My Friend Frank Manno. Miss You, Buddy! And How!

FRANK, FRIENDSHIP, AND THE HANGING SCAFFOLD

An e-mail arrived the other day from a woman I haven’t seen in almost 30 years, and it put tears in my eyes. We’ve stayed in touch on occasion because during my early 20s I worked for her husband. Frank was Italian American, from the Jersey shore, and at that point in my life I’d never met anyone like him. He had quite an effect on me over the four years we painted houses together. When he returned to New Jersey with his family, I waited for my career to take off before looking him up again. But he died before that could happen.

The paint crew Frank assembled in Vermont during the late 1970s was unusual. Two members had PhDs in art and philosophy, a couple shook from hangovers every morning, one Vietnam vet could move a 40-foot ladder like it was a toothpick, and one never finished high school and had no fear of heights. That was me.

When I first met Frank I thought he was a big friendly guy who was overweight with a face as pretty as a choir boy. Then one day on the job site, a cruel, tattooed biker carpenter with biceps like footballs started taunting Frank. Frank took it in stride for about ten minutes. Then he said, “If I hear one more word outa you, I’m getting down off this ladder.”

This stunned me coming from Frank. He was usually so easygoing if not actually sweet. If he noticed someone who appeared down and out, he would walk over and say, “Waddya need, a couple bucks or something, buddy?” and pull out his roll of bills.

The carpenter made another nasty remark, and Frank calmly set aside his brush and paint. When he approached the carpenter, the guy immediately took a couple violent swings at him. With startling quickness, Frank stepped around the punches and hit the guy in the face maybe four times with only his open hands. The blows stunned the carpenter; he staggered back and slumped to the ground, his face a livid red. Frank surprised me again when he said, “Are you okay, buddy? Come on, talk ta me,” and extended his hand to help him up. I saw then that Frank had hands the size of pie plates.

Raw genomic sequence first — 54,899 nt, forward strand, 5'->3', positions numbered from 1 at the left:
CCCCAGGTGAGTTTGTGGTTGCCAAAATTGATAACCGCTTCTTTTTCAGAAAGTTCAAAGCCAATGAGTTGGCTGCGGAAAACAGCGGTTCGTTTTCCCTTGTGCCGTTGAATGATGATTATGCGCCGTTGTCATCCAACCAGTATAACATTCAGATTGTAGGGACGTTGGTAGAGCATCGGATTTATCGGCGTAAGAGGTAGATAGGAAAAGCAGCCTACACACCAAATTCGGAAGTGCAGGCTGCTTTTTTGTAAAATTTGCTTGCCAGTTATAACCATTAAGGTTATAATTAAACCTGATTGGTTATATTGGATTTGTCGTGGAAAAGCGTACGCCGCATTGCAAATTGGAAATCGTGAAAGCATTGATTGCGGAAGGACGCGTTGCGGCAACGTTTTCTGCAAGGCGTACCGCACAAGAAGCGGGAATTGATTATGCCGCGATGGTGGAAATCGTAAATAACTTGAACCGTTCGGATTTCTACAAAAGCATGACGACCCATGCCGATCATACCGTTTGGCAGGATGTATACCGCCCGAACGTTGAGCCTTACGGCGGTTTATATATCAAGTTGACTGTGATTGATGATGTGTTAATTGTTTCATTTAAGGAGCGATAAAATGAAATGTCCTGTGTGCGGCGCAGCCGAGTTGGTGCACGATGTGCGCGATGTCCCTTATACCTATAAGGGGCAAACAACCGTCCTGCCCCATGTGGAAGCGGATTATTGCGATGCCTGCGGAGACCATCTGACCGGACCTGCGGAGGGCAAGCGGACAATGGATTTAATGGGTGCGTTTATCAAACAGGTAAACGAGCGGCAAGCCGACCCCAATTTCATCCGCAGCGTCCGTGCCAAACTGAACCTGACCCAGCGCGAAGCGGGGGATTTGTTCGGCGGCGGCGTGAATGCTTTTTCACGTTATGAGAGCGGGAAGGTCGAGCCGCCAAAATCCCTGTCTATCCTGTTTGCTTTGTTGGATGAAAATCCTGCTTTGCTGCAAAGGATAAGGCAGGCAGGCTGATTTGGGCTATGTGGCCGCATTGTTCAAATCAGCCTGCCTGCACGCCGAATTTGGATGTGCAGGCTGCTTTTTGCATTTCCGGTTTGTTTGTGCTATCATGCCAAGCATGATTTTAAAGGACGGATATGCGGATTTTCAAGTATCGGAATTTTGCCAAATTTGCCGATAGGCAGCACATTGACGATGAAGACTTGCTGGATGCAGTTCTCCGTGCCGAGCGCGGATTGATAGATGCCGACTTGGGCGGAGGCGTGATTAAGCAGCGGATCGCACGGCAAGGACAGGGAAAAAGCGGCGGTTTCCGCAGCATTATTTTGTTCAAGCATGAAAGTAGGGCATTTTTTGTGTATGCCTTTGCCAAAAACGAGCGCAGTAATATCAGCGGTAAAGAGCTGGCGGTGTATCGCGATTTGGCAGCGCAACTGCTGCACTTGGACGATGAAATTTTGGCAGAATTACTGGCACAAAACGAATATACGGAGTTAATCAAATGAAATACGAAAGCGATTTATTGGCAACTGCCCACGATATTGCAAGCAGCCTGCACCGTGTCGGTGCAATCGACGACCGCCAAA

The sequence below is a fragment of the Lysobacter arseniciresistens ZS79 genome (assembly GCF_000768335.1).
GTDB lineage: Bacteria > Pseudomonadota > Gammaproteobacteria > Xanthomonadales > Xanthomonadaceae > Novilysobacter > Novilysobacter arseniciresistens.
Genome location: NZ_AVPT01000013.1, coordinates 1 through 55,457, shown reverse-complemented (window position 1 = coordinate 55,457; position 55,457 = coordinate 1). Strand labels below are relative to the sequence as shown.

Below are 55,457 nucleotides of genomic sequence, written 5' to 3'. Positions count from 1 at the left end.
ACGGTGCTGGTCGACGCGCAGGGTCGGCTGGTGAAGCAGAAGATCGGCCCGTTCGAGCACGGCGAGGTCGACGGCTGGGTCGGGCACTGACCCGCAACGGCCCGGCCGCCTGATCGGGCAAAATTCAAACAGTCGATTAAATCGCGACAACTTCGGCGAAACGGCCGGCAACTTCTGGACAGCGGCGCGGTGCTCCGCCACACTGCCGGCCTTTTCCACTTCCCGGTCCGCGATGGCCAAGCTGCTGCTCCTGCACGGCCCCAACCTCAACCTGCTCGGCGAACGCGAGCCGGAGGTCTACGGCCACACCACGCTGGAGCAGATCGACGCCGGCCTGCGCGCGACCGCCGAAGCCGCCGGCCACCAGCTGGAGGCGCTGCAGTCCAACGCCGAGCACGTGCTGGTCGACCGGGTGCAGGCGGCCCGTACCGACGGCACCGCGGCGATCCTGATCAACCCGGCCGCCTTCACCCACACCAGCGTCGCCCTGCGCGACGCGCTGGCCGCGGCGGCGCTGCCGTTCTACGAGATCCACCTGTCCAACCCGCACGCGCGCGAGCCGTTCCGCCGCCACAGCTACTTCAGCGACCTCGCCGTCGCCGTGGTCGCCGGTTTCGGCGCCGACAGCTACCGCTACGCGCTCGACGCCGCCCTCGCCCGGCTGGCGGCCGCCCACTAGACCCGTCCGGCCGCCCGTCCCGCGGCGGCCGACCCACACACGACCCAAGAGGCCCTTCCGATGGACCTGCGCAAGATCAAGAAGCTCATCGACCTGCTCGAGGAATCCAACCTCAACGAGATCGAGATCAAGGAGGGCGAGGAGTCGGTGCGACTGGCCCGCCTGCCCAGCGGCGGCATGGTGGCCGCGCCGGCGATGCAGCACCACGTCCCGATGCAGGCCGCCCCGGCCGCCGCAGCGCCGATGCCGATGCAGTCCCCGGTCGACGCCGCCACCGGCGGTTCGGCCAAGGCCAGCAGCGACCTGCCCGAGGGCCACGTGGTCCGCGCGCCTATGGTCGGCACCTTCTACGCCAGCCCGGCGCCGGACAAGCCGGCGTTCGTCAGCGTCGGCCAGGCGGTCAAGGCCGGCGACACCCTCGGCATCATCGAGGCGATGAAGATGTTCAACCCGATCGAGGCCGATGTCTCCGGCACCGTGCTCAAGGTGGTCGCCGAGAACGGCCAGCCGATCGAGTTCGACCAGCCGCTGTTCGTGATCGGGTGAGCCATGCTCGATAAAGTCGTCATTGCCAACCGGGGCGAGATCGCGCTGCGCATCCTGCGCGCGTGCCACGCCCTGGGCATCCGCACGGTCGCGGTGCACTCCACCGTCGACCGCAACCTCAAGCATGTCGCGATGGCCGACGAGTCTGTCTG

After that I asked Frank to teach me to box, and I began to notice the style with which he handled many situations. Though only a half dozen years older, he seemed to know about the things I didn’t, and he began cautiously to give me advice like an older brother. Back then my dress shoes were hand-me-down Wallabees from my father. One evening after work when we were headed out drinking, Frank looked at my feet, shook his head in despair, and said, “Green Bean, take off your shoes for a minute.”

I stared at Frank: ” On the street here, you want me to take off my shoes?”

He nodded, “Just for a second.  I gotta see something.”  So, I took off my shoes and handed them to Frank.  He promptly threw them into the Winoski River which was channeled like a canal through Montpelier.  I was shocked, but Frank put his arm around me and we walked to the shoe store down the block.  He bought me new socks as well, and as I was being fitted (bone colored wingtips) he explained what a shoe was. He told me how his father, a gambler in Atlantic City, had his little toes amputated so he could wear a pointier shoe without annoyance. I wish Frank could see my collection of Italian dress shoes now, particularly my black snakeskin loafers.

Frank managed to get the job painting a number of downtown buildings in Montpelier, Vermont. In order to paint a five or six-story building, we needed a hanging scaffold. This is a platform with two winches that raise and lower the base on metal cable. Two large iron hooks are aligned near the edge of the roof, and the cables dangle from these down to the platform.